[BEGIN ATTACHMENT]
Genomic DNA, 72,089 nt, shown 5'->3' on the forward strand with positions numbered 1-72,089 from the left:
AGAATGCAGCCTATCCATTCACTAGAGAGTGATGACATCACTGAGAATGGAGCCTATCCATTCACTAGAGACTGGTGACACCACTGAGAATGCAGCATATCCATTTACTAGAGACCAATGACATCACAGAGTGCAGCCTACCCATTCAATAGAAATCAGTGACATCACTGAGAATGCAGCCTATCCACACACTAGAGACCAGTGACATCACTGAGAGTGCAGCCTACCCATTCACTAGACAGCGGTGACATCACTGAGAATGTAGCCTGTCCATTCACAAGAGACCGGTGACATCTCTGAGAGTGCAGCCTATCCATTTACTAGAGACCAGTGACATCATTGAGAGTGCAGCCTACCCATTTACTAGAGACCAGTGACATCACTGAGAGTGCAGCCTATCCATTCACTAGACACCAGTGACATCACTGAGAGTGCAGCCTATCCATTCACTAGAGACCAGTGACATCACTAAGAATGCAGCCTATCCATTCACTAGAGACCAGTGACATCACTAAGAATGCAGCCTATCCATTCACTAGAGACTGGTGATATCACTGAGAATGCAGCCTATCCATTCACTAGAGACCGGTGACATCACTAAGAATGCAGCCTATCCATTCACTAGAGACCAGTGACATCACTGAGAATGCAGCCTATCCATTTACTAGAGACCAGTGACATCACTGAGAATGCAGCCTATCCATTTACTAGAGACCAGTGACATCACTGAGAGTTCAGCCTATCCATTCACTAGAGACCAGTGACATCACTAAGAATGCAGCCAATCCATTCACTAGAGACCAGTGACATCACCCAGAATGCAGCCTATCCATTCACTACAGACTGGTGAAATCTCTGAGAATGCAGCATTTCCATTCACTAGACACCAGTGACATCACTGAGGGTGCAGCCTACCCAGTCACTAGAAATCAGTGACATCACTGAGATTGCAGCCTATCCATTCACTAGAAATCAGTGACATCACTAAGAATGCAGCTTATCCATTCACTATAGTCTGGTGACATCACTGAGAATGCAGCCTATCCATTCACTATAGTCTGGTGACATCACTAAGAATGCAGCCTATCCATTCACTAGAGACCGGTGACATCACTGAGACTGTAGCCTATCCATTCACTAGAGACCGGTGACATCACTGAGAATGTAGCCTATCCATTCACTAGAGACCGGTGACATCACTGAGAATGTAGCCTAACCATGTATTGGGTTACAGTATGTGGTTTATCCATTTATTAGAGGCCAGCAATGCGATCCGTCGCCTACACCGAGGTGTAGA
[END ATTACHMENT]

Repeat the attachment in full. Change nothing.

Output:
Genomic DNA, 72,089 nt, shown 5'->3' on the forward strand with positions numbered 1-72,089 from the left:
AGAATGCAGCCTATCCATTCACTAGAGAGTGATGACATCACTGAGAATGGAGCCTATCCATTCACTAGAGACTGGTGACACCACTGAGAATGCAGCATATCCATTTACTAGAGACCAATGACATCACAGAGTGCAGCCTACCCATTCAATAGAAATCAGTGACATCACTGAGAATGCAGCCTATCCACACACTAGAGACCAGTGACATCACTGAGAGTGCAGCCTACCCATTCACTAGACAGCGGTGACATCACTGAGAATGTAGCCTGTCCATTCACAAGAGACCGGTGACATCTCTGAGAGTGCAGCCTATCCATTTACTAGAGACCAGTGACATCATTGAGAGTGCAGCCTACCCATTTACTAGAGACCAGTGACATCACTGAGAGTGCAGCCTATCCATTCACTAGACACCAGTGACATCACTGAGAGTGCAGCCTATCCATTCACTAGAGACCAGTGACATCACTAAGAATGCAGCCTATCCATTCACTAGAGACCAGTGACATCACTAAGAATGCAGCCTATCCATTCACTAGAGACTGGTGATATCACTGAGAATGCAGCCTATCCATTCACTAGAGACCGGTGACATCACTAAGAATGCAGCCTATCCATTCACTAGAGACCAGTGACATCACTGAGAATGCAGCCTATCCATTTACTAGAGACCAGTGACATCACTGAGAATGCAGCCTATCCATTTACTAGAGACCAGTGACATCACTGAGAGTTCAGCCTATCCATTCACTAGAGACCAGTGACATCACTAAGAATGCAGCCAATCCATTCACTAGAGACCAGTGACATCACCCAGAATGCAGCCTATCCATTCACTACAGACTGGTGAAATCTCTGAGAATGCAGCATTTCCATTCACTAGACACCAGTGACATCACTGAGGGTGCAGCCTACCCAGTCACTAGAAATCAGTGACATCACTGAGATTGCAGCCTATCCATTCACTAGAAATCAGTGACATCACTAAGAATGCAGCTTATCCATTCACTATAGTCTGGTGACATCACTGAGAATGCAGCCTATCCATTCACTATAGTCTGGTGACATCACTAAGAATGCAGCCTATCCATTCACTAGAGACCGGTGACATCACTGAGACTGTAGCCTATCCATTCACTAGAGACCGGTGACATCACTGAGAATGTAGCCTATCCATTCACTAGAGACCGGTGACATCACTGAGAATGTAGCCTAACCATGTATTGGGTTACAGTATGTGGTTTATCCATTTATTAGAGGCCAGCAATGCGATCCGTCGCCTACACCGAGGTGTAGA